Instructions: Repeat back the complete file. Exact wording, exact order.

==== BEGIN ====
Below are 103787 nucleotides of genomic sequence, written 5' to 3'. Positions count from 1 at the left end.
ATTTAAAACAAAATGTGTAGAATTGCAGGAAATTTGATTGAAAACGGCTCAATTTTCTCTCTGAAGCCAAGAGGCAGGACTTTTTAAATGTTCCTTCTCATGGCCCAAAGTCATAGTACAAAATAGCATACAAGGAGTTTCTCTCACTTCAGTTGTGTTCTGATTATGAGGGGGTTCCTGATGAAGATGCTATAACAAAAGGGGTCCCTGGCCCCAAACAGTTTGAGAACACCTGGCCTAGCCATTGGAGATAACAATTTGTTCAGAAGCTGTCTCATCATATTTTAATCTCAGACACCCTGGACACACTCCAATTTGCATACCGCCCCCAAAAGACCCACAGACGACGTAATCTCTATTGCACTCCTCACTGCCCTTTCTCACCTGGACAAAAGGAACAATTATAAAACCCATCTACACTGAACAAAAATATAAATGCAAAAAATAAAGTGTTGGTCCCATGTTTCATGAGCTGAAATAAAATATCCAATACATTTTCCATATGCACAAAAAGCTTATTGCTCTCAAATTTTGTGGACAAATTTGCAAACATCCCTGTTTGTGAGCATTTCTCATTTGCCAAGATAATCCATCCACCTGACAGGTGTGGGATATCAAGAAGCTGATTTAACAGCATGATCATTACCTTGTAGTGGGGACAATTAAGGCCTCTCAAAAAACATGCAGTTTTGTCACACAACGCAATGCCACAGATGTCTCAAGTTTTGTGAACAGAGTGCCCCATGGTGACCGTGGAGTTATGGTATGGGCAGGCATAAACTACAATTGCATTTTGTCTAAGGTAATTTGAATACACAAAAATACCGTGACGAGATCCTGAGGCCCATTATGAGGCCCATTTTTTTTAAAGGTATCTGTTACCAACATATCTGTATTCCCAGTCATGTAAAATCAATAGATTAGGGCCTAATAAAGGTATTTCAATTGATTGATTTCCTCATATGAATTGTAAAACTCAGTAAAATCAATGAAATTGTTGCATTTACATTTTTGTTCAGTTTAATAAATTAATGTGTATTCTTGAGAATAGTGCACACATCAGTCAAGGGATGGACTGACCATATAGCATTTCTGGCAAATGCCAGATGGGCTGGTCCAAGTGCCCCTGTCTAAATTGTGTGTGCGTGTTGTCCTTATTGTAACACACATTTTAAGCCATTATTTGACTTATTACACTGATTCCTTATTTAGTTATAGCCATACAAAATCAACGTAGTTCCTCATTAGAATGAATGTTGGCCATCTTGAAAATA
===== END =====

Below are 103787 nucleotides of genomic sequence, written 5' to 3'. Positions count from 1 at the left end.
ATTTAAAACAAAATGTGTAGAATTGCAGGAAATTTGATTGAAAACGGCTCAATTTTCTCTCTGAAGCCAAGAGGCAGGACTTTTTAAATGTTCCTTCTCATGGCCCAAAGTCATAGTACAAAATAGCATACAAGGAGTTTCTCTCACTTCAGTTGTGTTCTGATTATGAGGGGGTTCCTGATGAAGATGCTATAACAAAAGGGGTCCCTGGCCCCAAACAGTTTGAGAACACCTGGCCTAGCCATTGGAGATAACAATTTGTTCAGAAGCTGTCTCATCATATTTTAATCTCAGACACCCTGGACACACTCCAATTTGCATACCGCCCCCAAAAGACCCACAGACGACGTAATCTCTATTGCACTCCTCACTGCCCTTTCTCACCTGGACAAAAGGAACAATTATAAAACCCATCTACACTGAACAAAAATATAAATGCAAAAAATAAAGTGTTGGTCCCATGTTTCATGAGCTGAAATAAAATATCCAATACATTTTCCATATGCACAAAAAGCTTATTGCTCTCAAATTTTGTGGACAAATTTGCAAACATCCCTGTTTGTGAGCATTTCTCATTTGCCAAGATAATCCATCCACCTGACAGGTGTGGGATATCAAGAAGCTGATTTAACAGCATGATCATTACCTTGTAGTGGGGACAATTAAGGCCTCTCAAAAAACATGCAGTTTTGTCACACAACGCAATGCCACAGATGTCTCAAGTTTTGTGAACAGAGTGCCCCATGGTGACCGTGGAGTTATGGTATGGGCAGGCATAAACTACAATTGCATTTTGTCTAAGGTAATTTGAATACACAAAAATACCGTGACGAGATCCTGAGGCCCATTATGAGGCCCATTTTTTTTAAAGGTATCTGTTACCAACATATCTGTATTCCCAGTCATGTAAAATCAATAGATTAGGGCCTAATAAAGGTATTTCAATTGATTGATTTCCTCATATGAATTGTAAAACTCAGTAAAATCAATGAAATTGTTGCATTTACATTTTTGTTCAGTTTAATAAATTAATGTGTATTCTTGAGAATAGTGCACACATCAGTCAAGGGATGGACTGACCATATAGCATTTCTGGCAAATGCCAGATGGGCTGGTCCAAGTGCCCCTGTCTAAATTGTGTGTGCGTGTTGTCCTTATTGTAACACACATTTTAAGCCATTATTTGACTTATTACACTGATTCCTTATTTAGTTATAGCCATACAAAATCAACGTAGTTCCTCATTAGAATGAATGTTGGCCATCTTGAAAATA